I'm putting together a starmap for an upcoming Rogue Trader game, and I have some solid ideas for what's going on in some of the star systems, but not all. I can improvise the rest, but I'm concerned about simply having "floating" ideas which could apply anywhere, as it seems a bit like railroading.
Kelvin, I wouldn't be overly concerned about where you deploy your good ideas. You will have other ideas and you can use them elsewhere when the time comes.ReplyDelete
Maybe I'm wrong but I can't see how it's rail-roading. Really all you're doing is playing one scenario before another, instead of say a random encounter genetated by the tables.
If you've got two ideas then assign them to each planet and play the scenario according to the location selected.
If your sandbox/campaign is it a more detailed stage of development, then play accordingly.
Chris definitely has it down concept wise.ReplyDelete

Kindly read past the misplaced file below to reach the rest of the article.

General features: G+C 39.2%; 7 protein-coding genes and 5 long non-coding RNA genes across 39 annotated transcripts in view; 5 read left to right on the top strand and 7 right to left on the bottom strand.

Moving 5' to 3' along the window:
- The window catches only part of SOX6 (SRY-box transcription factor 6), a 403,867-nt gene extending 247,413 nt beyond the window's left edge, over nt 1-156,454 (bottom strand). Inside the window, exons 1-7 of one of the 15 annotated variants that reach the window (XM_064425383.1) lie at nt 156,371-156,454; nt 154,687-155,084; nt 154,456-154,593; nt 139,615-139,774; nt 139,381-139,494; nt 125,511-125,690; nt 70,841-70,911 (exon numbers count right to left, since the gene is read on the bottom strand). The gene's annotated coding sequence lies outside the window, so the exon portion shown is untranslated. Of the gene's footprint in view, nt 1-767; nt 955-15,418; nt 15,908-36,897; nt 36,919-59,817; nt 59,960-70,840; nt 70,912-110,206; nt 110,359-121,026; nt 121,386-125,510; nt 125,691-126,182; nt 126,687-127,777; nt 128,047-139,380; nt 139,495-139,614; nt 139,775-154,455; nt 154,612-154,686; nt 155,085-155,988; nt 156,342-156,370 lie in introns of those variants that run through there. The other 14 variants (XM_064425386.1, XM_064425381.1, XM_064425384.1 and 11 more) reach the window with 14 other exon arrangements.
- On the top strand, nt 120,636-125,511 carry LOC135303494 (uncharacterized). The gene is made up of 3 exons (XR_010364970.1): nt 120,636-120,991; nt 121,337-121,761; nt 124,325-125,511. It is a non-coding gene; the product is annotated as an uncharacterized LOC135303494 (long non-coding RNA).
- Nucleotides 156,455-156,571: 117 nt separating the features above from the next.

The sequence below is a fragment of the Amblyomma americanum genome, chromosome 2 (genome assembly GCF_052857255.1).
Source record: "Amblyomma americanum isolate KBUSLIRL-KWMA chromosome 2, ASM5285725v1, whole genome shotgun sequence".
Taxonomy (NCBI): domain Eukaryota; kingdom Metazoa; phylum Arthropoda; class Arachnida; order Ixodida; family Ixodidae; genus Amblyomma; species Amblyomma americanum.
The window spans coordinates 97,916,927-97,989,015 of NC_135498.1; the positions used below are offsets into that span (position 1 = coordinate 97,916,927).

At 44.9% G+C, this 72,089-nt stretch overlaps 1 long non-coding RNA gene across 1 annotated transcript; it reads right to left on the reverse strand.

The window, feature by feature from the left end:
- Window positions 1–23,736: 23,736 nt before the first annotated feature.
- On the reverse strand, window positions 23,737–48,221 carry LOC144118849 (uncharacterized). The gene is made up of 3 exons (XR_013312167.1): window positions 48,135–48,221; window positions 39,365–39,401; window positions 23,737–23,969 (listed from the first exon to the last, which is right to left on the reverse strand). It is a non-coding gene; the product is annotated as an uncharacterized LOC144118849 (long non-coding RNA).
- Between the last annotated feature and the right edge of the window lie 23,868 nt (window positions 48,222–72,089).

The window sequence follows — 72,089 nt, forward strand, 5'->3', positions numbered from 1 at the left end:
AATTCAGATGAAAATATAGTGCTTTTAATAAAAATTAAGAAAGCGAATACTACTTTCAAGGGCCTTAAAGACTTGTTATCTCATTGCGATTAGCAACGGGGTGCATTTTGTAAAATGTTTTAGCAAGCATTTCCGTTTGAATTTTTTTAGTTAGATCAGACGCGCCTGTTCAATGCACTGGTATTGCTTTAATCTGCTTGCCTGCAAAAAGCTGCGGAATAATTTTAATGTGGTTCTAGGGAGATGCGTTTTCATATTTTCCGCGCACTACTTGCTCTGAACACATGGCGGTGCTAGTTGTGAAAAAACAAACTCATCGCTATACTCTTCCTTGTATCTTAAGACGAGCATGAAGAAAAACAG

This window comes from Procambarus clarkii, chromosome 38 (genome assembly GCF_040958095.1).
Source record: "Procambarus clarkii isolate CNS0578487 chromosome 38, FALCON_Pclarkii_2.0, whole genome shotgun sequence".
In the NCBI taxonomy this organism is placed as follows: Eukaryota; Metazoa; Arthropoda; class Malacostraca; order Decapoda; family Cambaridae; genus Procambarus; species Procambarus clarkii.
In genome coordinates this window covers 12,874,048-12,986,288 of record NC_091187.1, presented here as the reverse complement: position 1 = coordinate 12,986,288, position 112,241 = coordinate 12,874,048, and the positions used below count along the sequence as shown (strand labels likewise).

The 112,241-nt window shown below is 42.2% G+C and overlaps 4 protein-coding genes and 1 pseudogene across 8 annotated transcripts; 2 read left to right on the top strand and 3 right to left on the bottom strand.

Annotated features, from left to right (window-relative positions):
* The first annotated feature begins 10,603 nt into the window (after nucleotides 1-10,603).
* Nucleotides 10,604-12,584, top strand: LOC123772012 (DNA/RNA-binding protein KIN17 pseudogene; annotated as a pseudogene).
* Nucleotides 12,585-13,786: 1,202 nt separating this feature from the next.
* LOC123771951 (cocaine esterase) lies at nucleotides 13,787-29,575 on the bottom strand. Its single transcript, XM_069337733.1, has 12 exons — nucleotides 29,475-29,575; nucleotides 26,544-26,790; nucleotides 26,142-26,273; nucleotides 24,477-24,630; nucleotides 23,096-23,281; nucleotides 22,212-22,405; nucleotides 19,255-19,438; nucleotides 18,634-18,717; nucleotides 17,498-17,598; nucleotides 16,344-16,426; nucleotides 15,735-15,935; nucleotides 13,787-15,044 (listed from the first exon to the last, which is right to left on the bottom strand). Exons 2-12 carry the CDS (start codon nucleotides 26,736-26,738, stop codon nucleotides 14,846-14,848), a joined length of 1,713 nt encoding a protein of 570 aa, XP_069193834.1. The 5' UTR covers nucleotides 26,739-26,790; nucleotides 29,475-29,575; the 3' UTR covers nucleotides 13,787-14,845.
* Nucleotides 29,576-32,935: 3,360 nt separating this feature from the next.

If you want to run an adventure about a downed spaceship that was carrying an ancient artifact, you could place that crash on whichever planet the players decide to land on. Just be aware to improvise the nature of terrain and the damage to the ship properly and logically. Crash landing in a massive world ocean is not the same as smacking into a craggy, airless rock.
Now that you've used that scenario, don't use it again on the next planet they land on. Instead, reach into that pile of notes describing ideas you've wanted to try but weren't sure where to put them and pull one out. Using this style of adventure design makes SF games much more manageable as well.